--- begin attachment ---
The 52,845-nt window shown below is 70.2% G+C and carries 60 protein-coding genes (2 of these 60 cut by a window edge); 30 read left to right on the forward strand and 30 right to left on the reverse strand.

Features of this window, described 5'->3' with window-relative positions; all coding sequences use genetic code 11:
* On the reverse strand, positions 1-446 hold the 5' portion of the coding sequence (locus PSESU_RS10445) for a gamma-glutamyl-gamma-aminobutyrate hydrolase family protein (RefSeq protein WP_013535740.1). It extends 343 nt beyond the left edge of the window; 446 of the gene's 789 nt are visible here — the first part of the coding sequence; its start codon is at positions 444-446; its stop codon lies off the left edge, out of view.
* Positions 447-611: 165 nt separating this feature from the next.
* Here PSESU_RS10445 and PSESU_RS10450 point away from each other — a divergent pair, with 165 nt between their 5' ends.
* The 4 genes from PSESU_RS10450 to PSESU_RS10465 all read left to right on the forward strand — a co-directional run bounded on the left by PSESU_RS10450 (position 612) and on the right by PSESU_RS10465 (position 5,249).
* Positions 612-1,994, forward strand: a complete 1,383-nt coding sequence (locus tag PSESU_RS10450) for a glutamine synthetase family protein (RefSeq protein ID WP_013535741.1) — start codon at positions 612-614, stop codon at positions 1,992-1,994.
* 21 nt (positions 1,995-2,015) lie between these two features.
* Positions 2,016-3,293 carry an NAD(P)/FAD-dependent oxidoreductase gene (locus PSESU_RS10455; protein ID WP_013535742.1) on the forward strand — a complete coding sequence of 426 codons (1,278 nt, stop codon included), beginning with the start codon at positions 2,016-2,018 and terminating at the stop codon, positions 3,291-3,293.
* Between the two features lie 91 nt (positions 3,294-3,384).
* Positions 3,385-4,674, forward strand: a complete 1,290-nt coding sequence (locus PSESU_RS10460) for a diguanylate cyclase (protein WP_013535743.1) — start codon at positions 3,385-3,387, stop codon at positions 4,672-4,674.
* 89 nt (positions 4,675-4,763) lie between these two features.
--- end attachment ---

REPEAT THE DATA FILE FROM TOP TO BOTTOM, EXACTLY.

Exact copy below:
The 52,845-nt window shown below is 70.2% G+C and carries 60 protein-coding genes (2 of these 60 cut by a window edge); 30 read left to right on the forward strand and 30 right to left on the reverse strand.

Features of this window, described 5'->3' with window-relative positions; all coding sequences use genetic code 11:
* On the reverse strand, positions 1-446 hold the 5' portion of the coding sequence (locus PSESU_RS10445) for a gamma-glutamyl-gamma-aminobutyrate hydrolase family protein (RefSeq protein WP_013535740.1). It extends 343 nt beyond the left edge of the window; 446 of the gene's 789 nt are visible here — the first part of the coding sequence; its start codon is at positions 444-446; its stop codon lies off the left edge, out of view.
* Positions 447-611: 165 nt separating this feature from the next.
* Here PSESU_RS10445 and PSESU_RS10450 point away from each other — a divergent pair, with 165 nt between their 5' ends.
* The 4 genes from PSESU_RS10450 to PSESU_RS10465 all read left to right on the forward strand — a co-directional run bounded on the left by PSESU_RS10450 (position 612) and on the right by PSESU_RS10465 (position 5,249).
* Positions 612-1,994, forward strand: a complete 1,383-nt coding sequence (locus tag PSESU_RS10450) for a glutamine synthetase family protein (RefSeq protein ID WP_013535741.1) — start codon at positions 612-614, stop codon at positions 1,992-1,994.
* 21 nt (positions 1,995-2,015) lie between these two features.
* Positions 2,016-3,293 carry an NAD(P)/FAD-dependent oxidoreductase gene (locus PSESU_RS10455; protein ID WP_013535742.1) on the forward strand — a complete coding sequence of 426 codons (1,278 nt, stop codon included), beginning with the start codon at positions 2,016-2,018 and terminating at the stop codon, positions 3,291-3,293.
* Between the two features lie 91 nt (positions 3,294-3,384).
* Positions 3,385-4,674, forward strand: a complete 1,290-nt coding sequence (locus PSESU_RS10460) for a diguanylate cyclase (protein WP_013535743.1) — start codon at positions 3,385-3,387, stop codon at positions 4,672-4,674.
* 89 nt (positions 4,675-4,763) lie between these two features.